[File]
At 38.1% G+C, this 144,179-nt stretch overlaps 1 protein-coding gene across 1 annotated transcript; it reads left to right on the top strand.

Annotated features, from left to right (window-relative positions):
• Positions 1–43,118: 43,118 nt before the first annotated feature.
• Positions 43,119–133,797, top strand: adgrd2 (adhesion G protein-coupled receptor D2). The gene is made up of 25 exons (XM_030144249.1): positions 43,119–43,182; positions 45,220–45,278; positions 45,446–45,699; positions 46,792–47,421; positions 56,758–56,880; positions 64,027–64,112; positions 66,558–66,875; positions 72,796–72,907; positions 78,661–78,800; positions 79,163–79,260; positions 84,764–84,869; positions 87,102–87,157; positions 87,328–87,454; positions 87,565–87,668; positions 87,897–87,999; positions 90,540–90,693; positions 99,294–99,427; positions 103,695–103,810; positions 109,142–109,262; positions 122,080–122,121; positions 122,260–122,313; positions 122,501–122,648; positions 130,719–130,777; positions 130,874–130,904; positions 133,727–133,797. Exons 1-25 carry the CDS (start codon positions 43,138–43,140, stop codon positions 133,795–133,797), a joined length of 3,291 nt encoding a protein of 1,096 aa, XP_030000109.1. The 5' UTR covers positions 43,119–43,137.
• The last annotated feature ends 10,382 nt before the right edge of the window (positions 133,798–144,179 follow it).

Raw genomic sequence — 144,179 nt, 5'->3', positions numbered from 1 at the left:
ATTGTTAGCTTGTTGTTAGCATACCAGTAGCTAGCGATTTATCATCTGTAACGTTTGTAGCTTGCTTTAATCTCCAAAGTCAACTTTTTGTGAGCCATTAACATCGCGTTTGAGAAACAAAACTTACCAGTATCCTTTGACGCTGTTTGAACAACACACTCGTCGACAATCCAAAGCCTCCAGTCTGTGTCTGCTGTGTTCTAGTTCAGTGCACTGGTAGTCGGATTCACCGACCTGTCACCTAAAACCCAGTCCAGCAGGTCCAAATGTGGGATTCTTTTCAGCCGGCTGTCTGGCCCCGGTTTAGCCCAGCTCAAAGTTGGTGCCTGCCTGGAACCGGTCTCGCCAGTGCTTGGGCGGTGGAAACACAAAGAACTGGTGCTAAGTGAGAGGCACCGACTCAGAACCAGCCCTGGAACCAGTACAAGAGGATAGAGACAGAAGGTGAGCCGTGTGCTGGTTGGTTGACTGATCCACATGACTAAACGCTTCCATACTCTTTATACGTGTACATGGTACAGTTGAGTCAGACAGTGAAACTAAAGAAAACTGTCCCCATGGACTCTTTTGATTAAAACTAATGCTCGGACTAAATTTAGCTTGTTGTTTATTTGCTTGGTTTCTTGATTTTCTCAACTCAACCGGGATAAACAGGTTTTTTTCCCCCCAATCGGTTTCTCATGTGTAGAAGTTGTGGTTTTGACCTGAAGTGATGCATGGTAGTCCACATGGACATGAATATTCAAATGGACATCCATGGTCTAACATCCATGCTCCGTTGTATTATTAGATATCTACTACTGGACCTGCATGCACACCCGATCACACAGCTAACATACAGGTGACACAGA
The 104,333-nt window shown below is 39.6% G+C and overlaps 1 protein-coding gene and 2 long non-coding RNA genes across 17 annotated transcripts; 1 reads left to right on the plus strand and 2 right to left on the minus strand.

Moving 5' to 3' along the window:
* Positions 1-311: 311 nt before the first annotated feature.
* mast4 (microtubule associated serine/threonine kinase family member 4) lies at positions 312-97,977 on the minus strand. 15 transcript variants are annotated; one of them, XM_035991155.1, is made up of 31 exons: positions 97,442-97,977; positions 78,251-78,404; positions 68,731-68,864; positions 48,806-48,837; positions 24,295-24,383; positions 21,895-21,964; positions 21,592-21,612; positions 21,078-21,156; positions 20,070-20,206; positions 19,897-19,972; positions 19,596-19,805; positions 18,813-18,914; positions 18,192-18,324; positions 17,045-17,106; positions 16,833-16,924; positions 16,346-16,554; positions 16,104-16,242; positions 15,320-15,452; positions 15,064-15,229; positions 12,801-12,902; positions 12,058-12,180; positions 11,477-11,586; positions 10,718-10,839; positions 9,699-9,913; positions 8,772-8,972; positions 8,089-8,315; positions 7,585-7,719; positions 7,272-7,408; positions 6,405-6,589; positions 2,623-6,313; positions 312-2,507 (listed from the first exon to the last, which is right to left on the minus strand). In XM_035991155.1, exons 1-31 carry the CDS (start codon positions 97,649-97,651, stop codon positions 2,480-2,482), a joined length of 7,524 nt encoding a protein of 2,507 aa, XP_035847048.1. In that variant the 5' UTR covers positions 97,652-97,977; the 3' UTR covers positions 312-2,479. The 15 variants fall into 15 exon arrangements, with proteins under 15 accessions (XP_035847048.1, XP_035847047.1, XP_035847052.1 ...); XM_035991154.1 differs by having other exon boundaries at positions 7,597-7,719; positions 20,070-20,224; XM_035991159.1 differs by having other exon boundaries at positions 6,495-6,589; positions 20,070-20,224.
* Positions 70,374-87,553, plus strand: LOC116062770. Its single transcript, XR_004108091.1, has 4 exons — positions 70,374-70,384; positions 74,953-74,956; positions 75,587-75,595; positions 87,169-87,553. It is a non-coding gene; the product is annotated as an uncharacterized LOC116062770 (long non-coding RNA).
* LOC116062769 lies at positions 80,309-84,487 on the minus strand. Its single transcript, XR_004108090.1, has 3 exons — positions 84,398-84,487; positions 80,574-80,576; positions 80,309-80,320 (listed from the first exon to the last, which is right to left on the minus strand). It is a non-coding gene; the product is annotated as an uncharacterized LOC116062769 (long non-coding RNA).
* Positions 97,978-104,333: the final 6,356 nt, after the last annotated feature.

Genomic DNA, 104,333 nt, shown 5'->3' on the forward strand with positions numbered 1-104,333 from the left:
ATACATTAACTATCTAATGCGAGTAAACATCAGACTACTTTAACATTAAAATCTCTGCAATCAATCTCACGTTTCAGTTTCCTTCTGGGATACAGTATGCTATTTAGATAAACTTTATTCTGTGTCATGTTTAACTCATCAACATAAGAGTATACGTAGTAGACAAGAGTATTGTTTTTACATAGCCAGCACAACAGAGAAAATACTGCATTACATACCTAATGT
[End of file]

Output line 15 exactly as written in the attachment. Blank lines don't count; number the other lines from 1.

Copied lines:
Genomic DNA, 104,333 nt, shown 5'->3' on the forward strand with positions numbered 1-104,333 from the left: